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Longest Running Comic Character at 120 Years

The St. Louis Post Dispatch has regularly featured the Weatherbird on its front page since 1901. Since February 11, 1901 to be exact.

The Weatherbird didn’t appear every day that February, but beginning March 4, 1901 the comic character became a regular front page feature during the week (it would take a few years for Weatherbird to greet readers on Sunday mornings).

Weatherbird was created by Post Dispatch artist Harry B. Martin. Martin introduced a prototype in the Post Dispatch classifieds earlier in February and again in the classifieds on February 12, 1901:

The Want Ads bird is black, has shoes and a  hat, and the February 2 version even has the ever-present cigar that would be a Weatherbird trademark until much later that same century.

Wikipedia has a list of artists who have drawn the cartoon character over the years:

  1. Harry B. Martin (1901 – 1903)
  2. Oscar Chopin (1903 – 1910)
  3. S. Carlisle Martin (1910 – 1932)
  4. Amadee Wohlschlaeger (1932 – 1981)
  5. Albert Schweitzer (1981 – 1986)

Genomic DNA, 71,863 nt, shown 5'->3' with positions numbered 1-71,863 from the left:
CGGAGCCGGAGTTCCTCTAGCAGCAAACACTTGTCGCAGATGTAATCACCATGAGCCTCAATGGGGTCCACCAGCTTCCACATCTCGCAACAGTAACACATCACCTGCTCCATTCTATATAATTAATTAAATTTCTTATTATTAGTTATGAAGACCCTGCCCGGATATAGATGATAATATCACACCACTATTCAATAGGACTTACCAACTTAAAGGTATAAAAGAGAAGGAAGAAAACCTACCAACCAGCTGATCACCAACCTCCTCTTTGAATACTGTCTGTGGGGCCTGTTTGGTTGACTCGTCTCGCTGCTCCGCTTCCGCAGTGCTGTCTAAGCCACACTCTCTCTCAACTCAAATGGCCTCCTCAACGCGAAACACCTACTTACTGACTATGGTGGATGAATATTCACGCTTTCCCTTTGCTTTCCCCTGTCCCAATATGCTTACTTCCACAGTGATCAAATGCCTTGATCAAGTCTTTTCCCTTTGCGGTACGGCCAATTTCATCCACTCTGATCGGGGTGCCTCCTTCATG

6. Dan Martin (1986 – present (as of 2016))
  
 
Above: Weatherbird from 1906, 1926, 1946, 1986, 2006

Beth O’Malley, for the Post Dispatch, offers some two dozen views of the 1901 Weatherbird
by Harry B. Martin as part of today’s anniversary.

The Post Dispatch notes in an item today:

Weatherbird has appeared on the Post-Dispatch’s front page since Feb. 11, 1901. In earlier appearances, the ‘Bird often illustrated the weather, but more recently, he quips on various news topics.

The Weatherbird is the oldest continuously running daily cartoon in American journalism.

Dan Martin is the current bird illustrator; he’s been drawing the bird nearly every day since 1986.

Previous Weatherbird artists are: Harry Martin, Oscar Chopin (son of author Kate Chopin), S. Carlisle Martin, Amadee Wohlschlaeger, and Al Schweitzer. 

You can send your birthday wishes to our favorite bird  on Twitter.

Dan Martin celebrates with a cartoon for the Weatherbird Twitter feed:

Happy birthday to Weatherbird! It looks like he’ll be around for another 120 years
if the human race and newspapers can survive.


Weatherbird and art © Post Dispatch/Lee Enterprises

Community Comments

#1 Brett Mount
February/12/2021
@ 2:37 am

My day is made brighter by the knowledge that this is a thing that exists. Thank you for that.

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